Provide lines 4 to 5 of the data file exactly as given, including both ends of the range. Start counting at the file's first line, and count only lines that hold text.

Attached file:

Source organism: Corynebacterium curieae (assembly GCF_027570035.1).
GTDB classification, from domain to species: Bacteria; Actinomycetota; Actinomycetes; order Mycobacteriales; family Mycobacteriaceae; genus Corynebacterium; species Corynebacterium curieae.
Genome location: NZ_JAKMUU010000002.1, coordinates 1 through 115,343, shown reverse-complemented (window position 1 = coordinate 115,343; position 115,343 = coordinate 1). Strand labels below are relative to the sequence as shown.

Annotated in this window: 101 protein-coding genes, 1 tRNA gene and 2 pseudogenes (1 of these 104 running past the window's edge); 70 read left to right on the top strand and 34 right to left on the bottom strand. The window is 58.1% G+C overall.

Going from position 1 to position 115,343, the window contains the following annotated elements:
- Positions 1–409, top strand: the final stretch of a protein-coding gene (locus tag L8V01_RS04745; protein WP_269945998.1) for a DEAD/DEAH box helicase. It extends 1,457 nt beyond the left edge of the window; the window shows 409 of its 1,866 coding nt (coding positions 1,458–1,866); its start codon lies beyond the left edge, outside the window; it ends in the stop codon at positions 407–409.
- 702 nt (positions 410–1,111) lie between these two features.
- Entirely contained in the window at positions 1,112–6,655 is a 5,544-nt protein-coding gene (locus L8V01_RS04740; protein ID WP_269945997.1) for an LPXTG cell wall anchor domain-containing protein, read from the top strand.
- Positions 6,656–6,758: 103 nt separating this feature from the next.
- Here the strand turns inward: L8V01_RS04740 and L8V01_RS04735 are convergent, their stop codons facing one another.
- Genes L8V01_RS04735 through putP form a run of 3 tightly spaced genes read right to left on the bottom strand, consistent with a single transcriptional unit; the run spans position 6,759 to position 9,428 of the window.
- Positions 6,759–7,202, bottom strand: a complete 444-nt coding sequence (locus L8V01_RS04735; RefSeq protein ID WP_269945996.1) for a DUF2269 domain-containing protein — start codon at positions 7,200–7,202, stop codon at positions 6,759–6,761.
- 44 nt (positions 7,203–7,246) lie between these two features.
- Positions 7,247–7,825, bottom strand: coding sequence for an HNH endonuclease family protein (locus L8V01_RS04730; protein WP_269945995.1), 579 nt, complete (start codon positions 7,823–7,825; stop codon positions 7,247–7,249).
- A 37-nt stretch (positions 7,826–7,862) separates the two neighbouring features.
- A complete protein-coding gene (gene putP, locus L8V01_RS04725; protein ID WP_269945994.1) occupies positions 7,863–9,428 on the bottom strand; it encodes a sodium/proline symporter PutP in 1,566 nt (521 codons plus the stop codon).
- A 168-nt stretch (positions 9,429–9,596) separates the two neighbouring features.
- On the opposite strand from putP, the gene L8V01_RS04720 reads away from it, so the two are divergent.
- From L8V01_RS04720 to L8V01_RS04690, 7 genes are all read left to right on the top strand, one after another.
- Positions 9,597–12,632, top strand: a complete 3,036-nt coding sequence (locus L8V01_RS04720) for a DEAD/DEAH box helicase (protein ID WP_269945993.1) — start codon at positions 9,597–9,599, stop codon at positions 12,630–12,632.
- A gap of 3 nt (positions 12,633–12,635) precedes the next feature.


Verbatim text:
Annotated in this window: 101 protein-coding genes, 1 tRNA gene and 2 pseudogenes (1 of these 104 running past the window's edge); 70 read left to right on the top strand and 34 right to left on the bottom strand. The window is 58.1% G+C overall.

Going from position 1 to position 115,343, the window contains the following annotated elements: